Dr Bernhard Struck, Reader / Associate Professor in Modern European History, School of History, University of St Andrews, Founding Director of the Institute for Transnational & Spatial History. His research focuses on German, French, Polish History, the history of travel, borderlands, cartography and space. He is author of Nicht West – nicht Ost. Frankreich und Polen in der Wahrnehmung deutscher Reisender, 1750-1850 (2006) and Revolution, Krieg und Verflechtung.Deutsch-Französische Geschichte 1789-1815 (2008) (with Claire Gantet). He is co-editor of Shaping the Transnational Sphere. Experts, Networks and Issues from the 1840s to the 1930s (2015).

Link to its current research

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astrid grevekristensen: research & cv

Strangers in a strange land

The Returns of Orphans in German and Czech Literature of the 2000’s. A comparative study of the works of Jáchym Topol, Radka Denemarková and W. G. Sebald.

Research Area 3: Objects, Traces, Mapping: Everyday experience of spaces

contact : astrid.greve(@)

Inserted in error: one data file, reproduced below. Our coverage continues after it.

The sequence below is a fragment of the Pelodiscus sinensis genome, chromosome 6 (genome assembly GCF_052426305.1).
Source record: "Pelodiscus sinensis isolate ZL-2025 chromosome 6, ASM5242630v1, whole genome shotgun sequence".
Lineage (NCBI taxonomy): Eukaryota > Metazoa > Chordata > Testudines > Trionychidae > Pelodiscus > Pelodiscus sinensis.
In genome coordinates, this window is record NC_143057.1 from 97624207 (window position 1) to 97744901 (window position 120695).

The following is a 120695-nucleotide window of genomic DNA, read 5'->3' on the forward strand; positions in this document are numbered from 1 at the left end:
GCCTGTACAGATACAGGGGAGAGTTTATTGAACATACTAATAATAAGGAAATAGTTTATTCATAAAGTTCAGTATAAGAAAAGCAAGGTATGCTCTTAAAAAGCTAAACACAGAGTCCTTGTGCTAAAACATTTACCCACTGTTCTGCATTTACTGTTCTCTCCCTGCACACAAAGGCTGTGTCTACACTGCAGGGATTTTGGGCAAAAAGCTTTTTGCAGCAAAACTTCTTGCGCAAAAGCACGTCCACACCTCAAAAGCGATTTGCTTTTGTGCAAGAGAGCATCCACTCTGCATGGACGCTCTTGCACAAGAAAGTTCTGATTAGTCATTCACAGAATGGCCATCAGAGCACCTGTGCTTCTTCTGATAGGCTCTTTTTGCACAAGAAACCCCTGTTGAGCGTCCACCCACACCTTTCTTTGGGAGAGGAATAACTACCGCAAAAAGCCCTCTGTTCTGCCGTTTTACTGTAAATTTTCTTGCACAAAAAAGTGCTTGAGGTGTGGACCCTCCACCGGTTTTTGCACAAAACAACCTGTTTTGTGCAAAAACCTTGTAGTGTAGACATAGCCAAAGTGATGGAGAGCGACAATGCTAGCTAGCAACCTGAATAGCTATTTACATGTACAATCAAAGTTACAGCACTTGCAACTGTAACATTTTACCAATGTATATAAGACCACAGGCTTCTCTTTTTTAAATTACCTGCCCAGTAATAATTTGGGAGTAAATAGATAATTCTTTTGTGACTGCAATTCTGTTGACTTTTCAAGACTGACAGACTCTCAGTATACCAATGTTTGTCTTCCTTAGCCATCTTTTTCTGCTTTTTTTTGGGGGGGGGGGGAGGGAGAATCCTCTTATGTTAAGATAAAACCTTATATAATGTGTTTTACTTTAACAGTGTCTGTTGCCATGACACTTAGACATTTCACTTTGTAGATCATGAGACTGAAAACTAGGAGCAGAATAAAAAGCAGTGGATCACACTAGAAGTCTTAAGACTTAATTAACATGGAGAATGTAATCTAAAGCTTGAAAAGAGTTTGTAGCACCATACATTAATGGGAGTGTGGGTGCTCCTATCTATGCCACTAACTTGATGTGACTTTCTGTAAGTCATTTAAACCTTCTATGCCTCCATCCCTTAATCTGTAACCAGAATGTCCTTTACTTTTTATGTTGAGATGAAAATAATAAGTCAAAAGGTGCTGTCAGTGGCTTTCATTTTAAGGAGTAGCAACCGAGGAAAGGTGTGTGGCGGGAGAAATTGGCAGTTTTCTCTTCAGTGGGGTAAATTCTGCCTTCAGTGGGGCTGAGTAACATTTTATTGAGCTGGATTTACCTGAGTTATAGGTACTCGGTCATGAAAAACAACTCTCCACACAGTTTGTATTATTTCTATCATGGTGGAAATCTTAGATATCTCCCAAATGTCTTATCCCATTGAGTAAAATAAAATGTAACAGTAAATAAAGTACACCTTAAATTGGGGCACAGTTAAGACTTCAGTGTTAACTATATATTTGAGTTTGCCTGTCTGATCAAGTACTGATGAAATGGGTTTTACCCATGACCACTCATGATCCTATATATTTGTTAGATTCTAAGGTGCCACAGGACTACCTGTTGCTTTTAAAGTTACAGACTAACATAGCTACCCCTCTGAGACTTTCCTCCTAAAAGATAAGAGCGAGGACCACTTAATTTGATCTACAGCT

The main objective of this project is to bring forth a new understanding of the orphan as a literary and cultural figure as it is presented in modern historical fiction. The focus is on fiction that in particular tells the story of orphans in the Czech lands between the 1940’s and 1960’s, encompassing the two dominating isms of the 20th century, Fascism and Socialism. The texts I have initially chosen to compare are Peníze od Hitlera ([Money from Hitler] 2006) by Radka Denemarková,Austerlitz (2001) by W. G. Sebald and Kloktat dehet ([Gargling with Tar] 2005) by Jáchym Topol. By comparing texts that differ widely in their approach to representing trauma and loss, I believe the orphan narrative is given a variety of voices. My theoretical approach will be interdisciplinary and based on a combination of literary possible worlds theory and space/memory theories.